• Opendoor Technologies shares rose 14% to $8.13 in premarket trading Friday after the company reported a profit instead of an expected loss for the first quarter.
    • Revenue came in at $5.15 billion, compared to last year’s $747 million, and the $4.29 billion analysts were expecting.
    • The company said it sold 12,669 homes in the first quarter, up 415% from last year.
    • The company said it had quarterly earnings of $28 million, or 4 cents a share, compared to a loss of $270 million, or 48 cents a share, in the same quarter a year ago. Analysts polled by FactSet were looking for a loss of 17 cents a share.
    • Opendoor said it expects revenue for the second quarter to be $4.1 billion to $4.3 billion, up 254% year-on-year at the midpoint of the range. Analysts are forecasting revenue of $4.11 billion for the second quarter.

    Holiday Inn owner IHG finds rebound key over Spring Break – Reuters, 5/6/2022

    • Holiday Inn owner IHG said on Friday that pent-up demand and more hotel stays during the U.S. Spring Break lifted occupancy rates and prices, raising its revenue per room closer to pre-pandemic levels in the first quarter.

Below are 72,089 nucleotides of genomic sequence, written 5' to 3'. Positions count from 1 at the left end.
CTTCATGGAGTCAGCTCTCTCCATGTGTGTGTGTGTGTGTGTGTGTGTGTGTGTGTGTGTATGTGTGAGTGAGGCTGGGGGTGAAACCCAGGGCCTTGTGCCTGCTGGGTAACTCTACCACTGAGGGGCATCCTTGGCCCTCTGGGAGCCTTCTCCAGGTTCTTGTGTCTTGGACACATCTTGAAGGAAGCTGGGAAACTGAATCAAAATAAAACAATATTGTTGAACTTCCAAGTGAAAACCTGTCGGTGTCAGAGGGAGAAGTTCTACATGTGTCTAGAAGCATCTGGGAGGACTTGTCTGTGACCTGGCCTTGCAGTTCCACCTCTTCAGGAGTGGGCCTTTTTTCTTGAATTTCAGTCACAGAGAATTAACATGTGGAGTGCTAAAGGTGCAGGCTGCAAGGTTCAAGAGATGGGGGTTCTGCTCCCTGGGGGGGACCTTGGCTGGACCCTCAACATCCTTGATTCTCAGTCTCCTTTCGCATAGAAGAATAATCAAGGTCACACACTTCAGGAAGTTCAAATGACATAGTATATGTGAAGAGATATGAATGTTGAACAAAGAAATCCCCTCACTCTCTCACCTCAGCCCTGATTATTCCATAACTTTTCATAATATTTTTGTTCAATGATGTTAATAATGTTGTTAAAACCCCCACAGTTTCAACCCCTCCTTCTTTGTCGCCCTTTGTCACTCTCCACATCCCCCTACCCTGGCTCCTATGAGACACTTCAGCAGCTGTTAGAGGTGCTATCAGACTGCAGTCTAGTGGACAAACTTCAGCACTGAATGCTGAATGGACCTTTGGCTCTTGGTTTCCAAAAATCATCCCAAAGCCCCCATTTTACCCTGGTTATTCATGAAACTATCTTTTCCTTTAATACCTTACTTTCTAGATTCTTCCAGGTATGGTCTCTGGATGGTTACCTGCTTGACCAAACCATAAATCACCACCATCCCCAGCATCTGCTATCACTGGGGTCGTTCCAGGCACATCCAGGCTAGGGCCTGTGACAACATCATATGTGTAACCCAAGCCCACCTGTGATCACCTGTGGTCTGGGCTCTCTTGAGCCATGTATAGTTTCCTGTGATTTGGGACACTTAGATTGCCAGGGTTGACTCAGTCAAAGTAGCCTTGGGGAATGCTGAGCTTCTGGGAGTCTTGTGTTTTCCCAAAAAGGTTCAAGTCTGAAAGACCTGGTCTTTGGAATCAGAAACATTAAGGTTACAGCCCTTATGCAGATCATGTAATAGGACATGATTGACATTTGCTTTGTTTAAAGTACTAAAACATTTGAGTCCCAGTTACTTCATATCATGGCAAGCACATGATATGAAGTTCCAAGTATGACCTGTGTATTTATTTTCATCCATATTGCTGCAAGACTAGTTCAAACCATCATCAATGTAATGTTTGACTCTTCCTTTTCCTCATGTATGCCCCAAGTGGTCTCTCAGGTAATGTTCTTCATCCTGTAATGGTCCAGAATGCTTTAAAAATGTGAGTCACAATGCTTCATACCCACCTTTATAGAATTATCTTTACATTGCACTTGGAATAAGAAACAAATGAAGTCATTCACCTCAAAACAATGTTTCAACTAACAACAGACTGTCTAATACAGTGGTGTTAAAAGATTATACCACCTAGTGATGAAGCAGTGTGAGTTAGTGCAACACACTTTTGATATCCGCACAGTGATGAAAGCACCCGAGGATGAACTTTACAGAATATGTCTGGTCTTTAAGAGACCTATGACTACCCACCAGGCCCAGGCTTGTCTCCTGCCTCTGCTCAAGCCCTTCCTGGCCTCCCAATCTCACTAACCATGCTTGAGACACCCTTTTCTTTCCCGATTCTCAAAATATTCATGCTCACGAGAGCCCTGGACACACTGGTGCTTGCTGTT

• IHG said its RevPAR, or revenue per available room, was up 61% over the same period in 2021, reaching 82% of pre-pandemic levels in the three months ended March 31, with the Americas, its largest market, leading the recovery.
    • The Crowne Plaza, Regent and Hualuxe owner said rates for leisure stays rose more than 10% on 2019 levels in the United States, but occupancy was still below pre-pandemic levels.
    • “As occupancy levels rise and due to the strength of our brands, our hotels are seeing increased pricing power,” IHG Chief Executive Keith Barr said in a statement.

    U.S. bond funds record outflows for 17th week in a row – Reuters, 5/6/2022

    • U.S. investors remained net sellers of bond funds in the week to May 4 as the economy’s rising inflationary challenges fanned caution ahead of the Federal Reserve’s policy meeting this week.
    • According to Refinitiv Lipper data, U.S. investors offloaded $5.52 billion worth of bond funds in a 17th straight week of net selling.